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Cosmetic Dermatology

Read articles about cosmetic dermatology, fillers, Botox, light therapies and other new modalities.

Poly-L-Lactic Acid as a Facial Filler

Poly-L-lactic acid is a filler recently approved by the US FDA for the correction of facial lipoatrophy in patients infected with the human immunodeficiency virus (HIV). Currently, poly-L-lactic acid, sold under the brand name Sculptra™ (Dermik), is the only product approved by the FDA specifically for this indication.

Twelve Technical Strategies to the Perfect Surgical Scar

Achieving an excellent surgical result while managing disease can be a daunting task when the basic surgical principles we were all taught have been lost to time and the perpetuation of poor surgical habits that were adopted from others. Here are strategies that can help to improve your scar outcomes.

The Surgical Correction of Protuberant Ears

While prominent ears are considered a sign of good fortune in the Far East, Western society looks upon prominent ears in a far less positive manner. Children with prominent ears are often the subjects of verbal and at times physical abuse by their peers, resulting in adverse psychological effects.

Clinical Use of RESTYLANE®

There is no ideal filler, nor will there be a single product that can satisfy all requirements. However, RESTYLANE®, a non-animal, stabilized hyaluronic acid (NASHA, Medicis), is a very versatile augmenting agent. It has been in clinical use for 8 years and experience has shown it to be close to the ideal filler in many respects.

Ablative Laser Resurfacing – Postoperative Care

Wound care after laser skin resurfacing is critical for achieving a successful result. The superficial thermal injury created by laser skin resurfacing heals more quickly and with a reduced risk of scarring under occlusion. Effective management techniques can help minimize expected negative effects.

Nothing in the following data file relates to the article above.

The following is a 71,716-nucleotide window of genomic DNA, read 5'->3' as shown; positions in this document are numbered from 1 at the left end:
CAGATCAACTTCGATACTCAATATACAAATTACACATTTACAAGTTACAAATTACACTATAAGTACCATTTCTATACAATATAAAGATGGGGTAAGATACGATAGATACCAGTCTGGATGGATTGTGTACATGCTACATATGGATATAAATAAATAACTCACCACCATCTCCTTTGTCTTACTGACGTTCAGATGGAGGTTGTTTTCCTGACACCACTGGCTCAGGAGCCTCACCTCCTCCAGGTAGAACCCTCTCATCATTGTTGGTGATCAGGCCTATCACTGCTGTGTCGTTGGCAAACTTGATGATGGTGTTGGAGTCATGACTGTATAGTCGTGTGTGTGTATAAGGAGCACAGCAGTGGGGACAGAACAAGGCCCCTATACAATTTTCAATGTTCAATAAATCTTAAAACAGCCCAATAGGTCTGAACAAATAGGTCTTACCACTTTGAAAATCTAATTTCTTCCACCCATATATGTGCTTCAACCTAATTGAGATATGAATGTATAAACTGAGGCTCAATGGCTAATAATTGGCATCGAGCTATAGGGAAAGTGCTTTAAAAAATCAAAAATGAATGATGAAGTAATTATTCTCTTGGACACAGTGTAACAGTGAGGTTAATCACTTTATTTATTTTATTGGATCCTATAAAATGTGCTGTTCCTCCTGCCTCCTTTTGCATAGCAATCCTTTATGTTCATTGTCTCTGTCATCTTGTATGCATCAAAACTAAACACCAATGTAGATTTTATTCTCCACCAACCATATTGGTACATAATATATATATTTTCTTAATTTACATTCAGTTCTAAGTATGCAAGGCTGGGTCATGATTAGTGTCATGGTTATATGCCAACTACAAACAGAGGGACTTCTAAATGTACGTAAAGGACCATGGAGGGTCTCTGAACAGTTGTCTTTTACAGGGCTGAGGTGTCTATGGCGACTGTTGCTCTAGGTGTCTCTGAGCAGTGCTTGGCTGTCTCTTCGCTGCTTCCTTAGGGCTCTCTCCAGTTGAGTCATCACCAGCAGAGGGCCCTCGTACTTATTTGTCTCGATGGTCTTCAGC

Face-Lifting: An Overview

Numerous adaptations of face-lift techniques have been devised, and each surgical approach has its own risks and benefits, as well as proponents and detractors. All of the conventionally accepted techniques achieve removal of redundant skin.

Chemical Peels

With so many new peel preparations on the market today, the dermatologist must ask himself basic questions concerning the products. The most important question is directed to the medical literature rather than the advertising or marketing campaign so common among marketdriven cosmetic products.

Blepharoplasty: Laser or Cold Steel?

Blepharoplasty of the upper and/or lower eyelids can restore a youthful appearance to the aging face. This is a minimally invasive procedure that can be accomplished with little bleeding and a small incision.

Lustra®, Lustra-AF® and Alustra™

Hydroquinone has been successfully used to treat hyperpigmentation for many years. Recently, new formulations containing hydroquinone have become available, including Lustra® and Lustra-AF®. These products also contain glycolic acid 2%, an active antioxidant system, and moisturizers.

Nonablative Laser and Light Therapy: An Approach to Patient and Device Selection

Nonablative laser and light therapy is a relatively novel modality for the improvement of the visual appearance of photodamaged, scarred, and injured skin. A number of different wavelengths and devices have been purported to be efficacious for the delivery of nonablative therapy.